The Importance of Being a Father
published in June 2005 issue
of QC Family Focus
Anthony D. Rodriguez, MSW, LISW, LCSW, BCSA
I came home late from work tonight to find my 3-year old still up, resisting sleep. He ran up to me, “papa, papa.” Then he gave me a hug. I picked him up, held him tight, and kissed him. I carried him back to his room, where his older brother was asleep on the floor — apparently they were camping. To help my youngest fall asleep, I lay down between he and his brother and began to rub his back. At first he looked at me and then I found his gaze slowly fading. When he was finally asleep, I just lay there and thought how lucky I am to have two wonderful sons sleeping soundly next to me — it was a good feeling.
As my thoughts wandered I started thinking of all the adults, teens, and children that I worked with through the years. Unfortunately, most of them didn't have the type of relationship with their fathers that I have with my children. It saddens me because I know how much my father's presence and love enriched my life. It saddens me because a few kind words, hugs, and a simple “I love you” or “I'm proud of you” would have made a memorable difference for them.
Fathers today have difficulty finding time, or spending time, with their children. Some of us either bring work home or work around the house. There is always something to do, to accomplish, and to be on time for. The expectation of being “the bread winner” comes with a hidden cost because we lost sight of what we cherish most — our children. We miss out on their laughter, tears, stories, and jokes. We forfeit memories of their childhood.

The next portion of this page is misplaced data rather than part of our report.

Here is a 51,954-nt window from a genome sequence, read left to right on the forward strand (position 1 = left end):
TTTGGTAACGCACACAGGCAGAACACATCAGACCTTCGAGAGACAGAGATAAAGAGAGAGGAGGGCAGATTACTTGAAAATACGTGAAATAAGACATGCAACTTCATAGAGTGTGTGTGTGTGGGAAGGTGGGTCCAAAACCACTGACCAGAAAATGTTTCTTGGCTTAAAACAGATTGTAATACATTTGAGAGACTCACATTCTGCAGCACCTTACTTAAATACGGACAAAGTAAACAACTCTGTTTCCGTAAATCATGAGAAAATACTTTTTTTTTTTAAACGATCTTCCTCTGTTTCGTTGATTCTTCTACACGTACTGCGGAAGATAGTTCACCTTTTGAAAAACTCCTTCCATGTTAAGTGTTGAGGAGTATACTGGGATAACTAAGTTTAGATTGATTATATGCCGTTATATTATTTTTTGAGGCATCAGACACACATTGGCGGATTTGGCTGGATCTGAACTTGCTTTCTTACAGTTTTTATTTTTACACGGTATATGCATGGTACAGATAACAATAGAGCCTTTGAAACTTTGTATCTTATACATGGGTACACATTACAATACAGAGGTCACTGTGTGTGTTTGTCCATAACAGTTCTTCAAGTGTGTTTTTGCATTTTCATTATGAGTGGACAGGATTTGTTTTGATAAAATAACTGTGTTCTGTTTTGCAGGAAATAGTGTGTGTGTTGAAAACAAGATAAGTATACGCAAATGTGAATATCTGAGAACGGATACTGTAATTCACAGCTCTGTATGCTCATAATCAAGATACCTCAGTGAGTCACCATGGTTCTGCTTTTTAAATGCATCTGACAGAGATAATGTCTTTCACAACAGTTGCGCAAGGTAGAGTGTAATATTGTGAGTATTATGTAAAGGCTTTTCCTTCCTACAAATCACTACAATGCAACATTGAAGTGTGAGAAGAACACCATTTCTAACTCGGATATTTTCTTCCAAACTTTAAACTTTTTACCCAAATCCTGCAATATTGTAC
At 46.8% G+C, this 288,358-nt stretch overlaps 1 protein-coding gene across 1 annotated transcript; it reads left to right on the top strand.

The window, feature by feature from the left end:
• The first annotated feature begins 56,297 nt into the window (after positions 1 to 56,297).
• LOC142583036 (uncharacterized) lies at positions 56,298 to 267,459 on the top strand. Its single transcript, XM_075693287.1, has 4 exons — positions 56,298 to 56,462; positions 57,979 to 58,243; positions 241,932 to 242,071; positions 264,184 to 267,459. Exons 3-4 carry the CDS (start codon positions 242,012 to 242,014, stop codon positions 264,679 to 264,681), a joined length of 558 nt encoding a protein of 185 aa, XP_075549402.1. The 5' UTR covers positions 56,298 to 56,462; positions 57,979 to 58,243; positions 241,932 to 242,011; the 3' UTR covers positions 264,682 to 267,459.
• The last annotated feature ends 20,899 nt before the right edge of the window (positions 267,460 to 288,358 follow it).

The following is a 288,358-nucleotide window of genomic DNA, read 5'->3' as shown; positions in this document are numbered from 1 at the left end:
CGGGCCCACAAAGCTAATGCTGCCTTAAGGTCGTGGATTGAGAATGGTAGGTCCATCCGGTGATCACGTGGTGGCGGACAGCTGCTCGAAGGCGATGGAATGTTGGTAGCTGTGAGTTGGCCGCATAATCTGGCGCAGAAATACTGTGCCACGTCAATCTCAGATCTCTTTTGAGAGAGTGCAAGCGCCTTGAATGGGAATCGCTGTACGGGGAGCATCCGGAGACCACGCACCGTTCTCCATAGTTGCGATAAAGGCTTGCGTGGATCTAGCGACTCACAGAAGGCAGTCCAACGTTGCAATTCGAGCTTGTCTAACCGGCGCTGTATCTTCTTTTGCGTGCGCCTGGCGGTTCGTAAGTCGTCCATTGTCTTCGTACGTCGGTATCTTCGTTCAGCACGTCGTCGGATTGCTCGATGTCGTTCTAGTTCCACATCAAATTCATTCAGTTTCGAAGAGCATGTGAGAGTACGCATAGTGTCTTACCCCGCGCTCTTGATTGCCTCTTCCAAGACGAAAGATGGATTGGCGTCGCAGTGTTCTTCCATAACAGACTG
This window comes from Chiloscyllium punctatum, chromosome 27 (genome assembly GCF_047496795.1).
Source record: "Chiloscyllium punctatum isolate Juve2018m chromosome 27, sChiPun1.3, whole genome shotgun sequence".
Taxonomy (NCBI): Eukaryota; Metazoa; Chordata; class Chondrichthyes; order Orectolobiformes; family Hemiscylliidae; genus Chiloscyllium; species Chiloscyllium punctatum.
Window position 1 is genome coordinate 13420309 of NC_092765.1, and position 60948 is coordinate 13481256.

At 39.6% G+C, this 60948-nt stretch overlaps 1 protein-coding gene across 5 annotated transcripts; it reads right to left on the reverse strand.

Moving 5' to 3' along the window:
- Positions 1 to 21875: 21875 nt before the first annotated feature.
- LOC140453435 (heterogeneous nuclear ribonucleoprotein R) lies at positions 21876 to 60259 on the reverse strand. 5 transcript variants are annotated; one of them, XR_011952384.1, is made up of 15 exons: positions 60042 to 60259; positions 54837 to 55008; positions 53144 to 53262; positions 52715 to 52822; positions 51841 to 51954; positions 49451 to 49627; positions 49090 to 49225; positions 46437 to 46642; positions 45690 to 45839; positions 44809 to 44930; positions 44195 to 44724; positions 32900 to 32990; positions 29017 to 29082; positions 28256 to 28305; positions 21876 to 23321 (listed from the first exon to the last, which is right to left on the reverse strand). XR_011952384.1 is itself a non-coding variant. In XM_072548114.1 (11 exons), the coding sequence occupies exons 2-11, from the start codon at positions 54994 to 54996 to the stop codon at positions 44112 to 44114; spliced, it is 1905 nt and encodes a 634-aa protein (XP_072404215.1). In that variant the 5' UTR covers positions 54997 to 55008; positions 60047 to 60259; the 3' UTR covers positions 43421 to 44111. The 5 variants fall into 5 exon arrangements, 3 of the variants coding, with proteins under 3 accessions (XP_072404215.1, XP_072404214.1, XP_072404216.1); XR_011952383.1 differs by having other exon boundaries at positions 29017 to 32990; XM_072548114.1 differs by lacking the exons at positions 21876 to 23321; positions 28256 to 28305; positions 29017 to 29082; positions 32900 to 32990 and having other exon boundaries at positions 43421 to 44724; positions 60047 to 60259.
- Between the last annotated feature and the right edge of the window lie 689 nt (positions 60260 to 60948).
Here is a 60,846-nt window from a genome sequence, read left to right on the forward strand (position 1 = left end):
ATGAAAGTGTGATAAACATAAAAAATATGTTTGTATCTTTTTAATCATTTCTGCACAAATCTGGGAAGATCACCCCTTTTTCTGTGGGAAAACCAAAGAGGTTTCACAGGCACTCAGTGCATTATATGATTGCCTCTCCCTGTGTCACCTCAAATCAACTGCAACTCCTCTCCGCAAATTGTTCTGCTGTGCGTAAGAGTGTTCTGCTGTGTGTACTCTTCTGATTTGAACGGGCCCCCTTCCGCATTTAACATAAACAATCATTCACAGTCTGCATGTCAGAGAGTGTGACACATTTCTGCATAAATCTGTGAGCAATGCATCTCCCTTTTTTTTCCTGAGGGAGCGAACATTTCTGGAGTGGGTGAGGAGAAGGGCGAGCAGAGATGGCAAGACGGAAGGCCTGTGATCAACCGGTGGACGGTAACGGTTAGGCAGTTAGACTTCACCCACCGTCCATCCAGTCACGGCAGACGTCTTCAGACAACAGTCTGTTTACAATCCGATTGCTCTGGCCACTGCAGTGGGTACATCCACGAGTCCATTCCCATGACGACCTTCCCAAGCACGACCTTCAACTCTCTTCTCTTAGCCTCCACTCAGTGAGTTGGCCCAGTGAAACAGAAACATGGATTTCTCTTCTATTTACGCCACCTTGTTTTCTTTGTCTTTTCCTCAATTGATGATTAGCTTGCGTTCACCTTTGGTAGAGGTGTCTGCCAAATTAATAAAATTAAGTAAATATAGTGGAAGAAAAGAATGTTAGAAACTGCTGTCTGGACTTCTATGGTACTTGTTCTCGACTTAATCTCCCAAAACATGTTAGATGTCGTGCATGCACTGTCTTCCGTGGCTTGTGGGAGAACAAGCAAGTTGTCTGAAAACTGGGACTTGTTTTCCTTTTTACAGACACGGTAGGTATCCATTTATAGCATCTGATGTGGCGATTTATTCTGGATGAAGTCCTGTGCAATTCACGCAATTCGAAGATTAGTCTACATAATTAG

There are those of us who want our children to have the benefits that we didn't have growing up. However in our noble attempt to make things better, we fall short on recognizing their needs and interests. Rather, our children are overshadowed by our own anxieties, failures, and disappointments. We try to “toughen” them up, but wind up weakening their spirit. Tragically, we fail to understand that generous “kind” words build confidence.
Dads, put down your Blackberry, your power drill, your newspaper. Get on the floor and play with your toddler. Take off your work gloves and run around the yard with your 7-year-old. Turn off your computer, your television, your cell phone and take the time to listen to your teenager — empathize with their experience of how challenging life can be. Tell your children that they are amazing. Let them know by your actions and words that you will love them forever. If you still need to do some “guy thing” like building, then build memories of their childhood — for them and for you.
As for me, I'm going to shut down this computer and go to my boys' room. I'm going to gaze at them and thank God how lucky I am. Happy Father's Day, my friends.
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